Electron Beam Welding vs Laser Beam Welding

When comparing electron beam welding (EBW) to laser welding (LW) it is important to note that both processes fall under a general heading of power beam welding.

Electron beam welding uses a finely focused stream or beam of electrons, and lasers use monochromatic coherent light, photons. In both cases, the energy of the electrons or photons are turned into heat energy when they impinge upon the surface of metal.

Of the two techniques, electron beam welding is probably less well known than lasers. This is not because it is an inferior process to laser, but probably due to people’s perceptions. Most have heard about or have seen Star Wars, James Bond, and a host of other hi-tec Sci-fi films that have bombarded our screens over many years and coupled with the high profile many respected institutions have been putting forward, unfortunately, electron beam has taken a back seat.

The following table examines some of the differences:

 

Electron Beam Welding in Vacuum Laser Welding with Shielding Gas
Single Pass Welding of Thick Sections
  • 6 kW beam power at 60 kV achieves over 20 mm penetration in stainless steel
  • Up to 300 mm thickness can be welded in a single pass
  • For steels approximately 1 kW per mm depth of weld is required
  • Limited availability and high cost of high power laser systems is a factor
Welding Speed
  • Deep penetration welds possible over a wide range of speeds
  • High welding speeds are required due to the plume of metal vapour formed
Automated Process
  • Can be highly automated with evacuation time of the chamber in a few seconds
  • Typical cycle times found within the automotive industry 40 seconds per component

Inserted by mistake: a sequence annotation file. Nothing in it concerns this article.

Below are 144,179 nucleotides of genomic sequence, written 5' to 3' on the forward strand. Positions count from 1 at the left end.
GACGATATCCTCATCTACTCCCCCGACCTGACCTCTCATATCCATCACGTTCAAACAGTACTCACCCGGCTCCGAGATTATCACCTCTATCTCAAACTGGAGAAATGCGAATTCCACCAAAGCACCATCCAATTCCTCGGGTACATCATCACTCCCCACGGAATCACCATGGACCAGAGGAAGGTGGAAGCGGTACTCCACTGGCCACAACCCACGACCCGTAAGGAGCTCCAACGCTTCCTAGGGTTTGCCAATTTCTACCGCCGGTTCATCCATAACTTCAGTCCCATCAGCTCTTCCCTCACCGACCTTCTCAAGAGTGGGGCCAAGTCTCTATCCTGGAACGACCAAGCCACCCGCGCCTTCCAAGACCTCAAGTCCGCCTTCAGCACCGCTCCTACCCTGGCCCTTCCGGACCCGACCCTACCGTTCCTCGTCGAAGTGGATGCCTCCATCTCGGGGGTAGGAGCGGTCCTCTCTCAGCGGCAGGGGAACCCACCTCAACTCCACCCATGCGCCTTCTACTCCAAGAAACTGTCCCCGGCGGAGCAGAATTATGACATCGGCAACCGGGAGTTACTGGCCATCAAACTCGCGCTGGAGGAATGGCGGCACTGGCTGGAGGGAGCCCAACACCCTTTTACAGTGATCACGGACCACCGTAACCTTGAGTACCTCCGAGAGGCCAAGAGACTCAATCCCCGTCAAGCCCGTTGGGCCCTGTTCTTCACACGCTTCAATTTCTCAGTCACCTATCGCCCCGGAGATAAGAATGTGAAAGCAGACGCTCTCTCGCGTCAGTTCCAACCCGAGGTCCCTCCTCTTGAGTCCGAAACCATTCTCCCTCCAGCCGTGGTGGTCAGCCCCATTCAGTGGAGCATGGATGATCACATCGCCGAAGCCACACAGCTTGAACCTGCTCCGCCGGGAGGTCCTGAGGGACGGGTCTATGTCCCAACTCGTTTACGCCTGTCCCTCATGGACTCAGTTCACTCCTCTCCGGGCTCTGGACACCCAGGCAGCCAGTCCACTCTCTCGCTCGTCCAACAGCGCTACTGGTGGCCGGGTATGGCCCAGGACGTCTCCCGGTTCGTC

• Time is dependent upon length and complexity of weld
  • Can be highly automated with high production rates
  • No waiting time for chamber evacuation
  • Beam splitting and beam sharing are also possible
Component Size
  • Component size is restricted by the size of vacuum chamber
  • Chamber volumes are kept to a minimum to reduce evacuation times
  • Not restricted by component size
  • Fibre optic delivery systems can be used allowing the welding head to be remote from the power source
Vacuum Environment
  • Vacuum aids in the weld quality, as it tends to pull contamination away from the weld pool
  • Operator not exposed to hazardous environment
  • Laser conventionally uses atmosphere with additional shielding gas
  • Laser welding in vacuum significantly increases the depth of weld
Weld Quality
  • High quality weld due to inert atmosphere, very stable and repeatable
  • Deep penetration welds on a wide variety of materials
  • Joint finding and imaging using back scattered electrons is an option
  • Needs a shielding gas, typically nitrogen or argon, to prevent oxidisation of the weld area and stability of the weld pool
  • Real time monitoring of weld depth and quality are expensive options
Shielding Gas
  • Not required as the process is done in either high or low vacuum
  • Essential consumable and expensive
  • Fume extraction may be an issue
Wearing Components
  • Filaments
  • Metal vapours can deposit on viewing prism with no effect on weld characteristics
  • Prism can be cleaned
  • Optical devices such as mirrors and lenses can be coated by metal vapour produced during the welding process leading to drop in beam power
Power Efficiency
  • Typically 85% conversion of electrical power
  • Up to 40% for modern fibre and disc lasers
Cost Comparison
  • More expensive than tungsten inert gas (TIG) and metal inert gas (MIG) welding
  • More expensive than TIG & MIG
  • Price increases steeply with increasing power
Turnkey solutions
  • EB systems includes chamber, fully automatic vacuum system, work handling and control system
  • Usually requires a systems integrator to provide an integrated solution as the laser source does not include work manipulation and control system

 

The best process to use is often dependent on the given application.

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